Nevada received an overall grade of D-, or 60%. It ranked 42 out of the 50 states.[15]

Category Grade
Public Access to Information D
Political Financing D-
Executive Accountability C-
Legislative Accountability D
Judicial Accountability D+
State Budget Processes D-
State Civil Service Management D-
Procurement B-
Internal Auditing F
Lobbying Disclosure F
State Pension Fund Management F
Ethics Enforcement Agencies F
State Insurance Commissions F
Redistricting D

Cost of Open Nevada

As of this article's update, Nevada's transparency website, Open Nevada, has cost $169,000 to develop. This includes amounts spent in fiscal year 2008, 2009, and 2010 up until October 30th.[16]

Lobbying

Nevada spent $220,000 on lobbying the federal government the first two quarters of 2010.[17]

Transparency Legislation

2011

Transparent Nevada, created by the Nevada Policy Research Institute, gave this summary of bills related to transparency in 2011:

  • AB 159: Introduced by Assemblyman Tick Segerblom (D), this bill would allow individuals to make oral public records request and require that pulblic entities must make copies for the public of the requested records. In some instances, government agencies have refused to make copies for the public, although that is allowed by state law.
  • SB 65: Introduced by the Committee on Government Affairs, this bill revises provisions regarding the publication of cities' financial information. If a financial statement is published in a newspaper, it would be a public record available by request.
  • AB 195: Introduced by the Judiciary Committee, this bill would allow courts to destroy records only if the record is first saved on microfilm or a computer file.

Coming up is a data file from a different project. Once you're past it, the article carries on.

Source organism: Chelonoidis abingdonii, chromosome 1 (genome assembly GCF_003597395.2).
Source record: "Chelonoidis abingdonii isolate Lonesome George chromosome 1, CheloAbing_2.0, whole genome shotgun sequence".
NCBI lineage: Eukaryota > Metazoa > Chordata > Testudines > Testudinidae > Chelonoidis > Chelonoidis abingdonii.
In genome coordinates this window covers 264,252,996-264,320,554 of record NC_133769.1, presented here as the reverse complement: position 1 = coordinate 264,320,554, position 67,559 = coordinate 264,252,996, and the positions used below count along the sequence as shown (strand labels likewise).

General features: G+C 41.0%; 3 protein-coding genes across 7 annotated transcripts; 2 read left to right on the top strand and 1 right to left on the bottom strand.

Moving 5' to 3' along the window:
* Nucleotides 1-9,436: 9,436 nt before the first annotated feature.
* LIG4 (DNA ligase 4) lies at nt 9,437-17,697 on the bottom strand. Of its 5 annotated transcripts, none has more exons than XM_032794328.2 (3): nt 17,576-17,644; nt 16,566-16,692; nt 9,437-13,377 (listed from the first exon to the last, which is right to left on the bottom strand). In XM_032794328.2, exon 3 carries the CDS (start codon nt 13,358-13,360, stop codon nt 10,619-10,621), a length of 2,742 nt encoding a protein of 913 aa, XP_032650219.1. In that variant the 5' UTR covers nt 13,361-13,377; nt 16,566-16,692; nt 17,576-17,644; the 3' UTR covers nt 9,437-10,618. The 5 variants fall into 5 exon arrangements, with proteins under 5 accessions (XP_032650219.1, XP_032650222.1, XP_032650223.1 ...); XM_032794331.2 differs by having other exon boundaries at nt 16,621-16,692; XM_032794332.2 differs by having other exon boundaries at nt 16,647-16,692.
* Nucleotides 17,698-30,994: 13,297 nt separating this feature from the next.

• AB 239: Introduced by Assemblyman David Bobzien (D), this bill would require all public bodies to post meeting records on their websites.[18]

Resources

Resource Run by Includes
Transparent Nevada Nevada Policy Research Institute Public employee salaries, higher ed budgets, candidate score cards, contracts, and spending
Nevada Recovery State Tracks federal stimulus funds
Secretary of State State Lobbying and campaign finance
Nevada Open Government State Budget info
Follow the Money National Institute on Money in Politics Campaign contributions

Salaries

State and Local Employees

According to 2008 Census data, the state of Nevada and local governments in the state employed a total of 135,957 people.[19] Of those employees, 99,394 were full-time employees receiving a net pay of $486,419,550 per month and 36,563 were part-time employees paid $43,648,875 per month.[19] More than 52% of those employees, or 71,451 employees, were in education or higher education.[19]

State Employee Benefits

Insurance

Health Coverage for employees and their eligible dependents becomes effective on the first day of the month following or coincident with 90 consecutive days of employment. Employees are required to pay a premium for dependent coverage. The premium is typically deducted from the first paycheck of the month. The health coverage options available for employees and their dependents include the following plans:

  • A Self-funded Medical Plan
  • Health Maintenance Plan
  • Dental Plan

Life The basic plan is $20,000 of life insurance and $20,000 of AD&D coverage.[20]

Other insurance options available to employees include long term disability insurance[21], short term disability and long term care insurance.[22]

Holidays Nevada state employees receive 11 paid holidays per year.[23] Nevada state holidays are[24]:

  • New Year's Day
  • Martin Luther King Jr. Day
  • President’s Day
  • Memorial Day
  • Independence Day
  • Labor Day
  • Nevada Day
  • Veteran’s Day
  • Thanksgiving Day
  • Family Day - The Day after Thanksgiving
  • Christmas Day

Annual Leave New employees who have worked the equivalent of six months are entitled to seven and a half days of annual (vacation) leave. Annual leave will continue to accrue at a rate of 10 hours per month for the first 10 years of service. Annual leave accrual rates are slightly greater for employees with more than 10 years of continuous service.[23]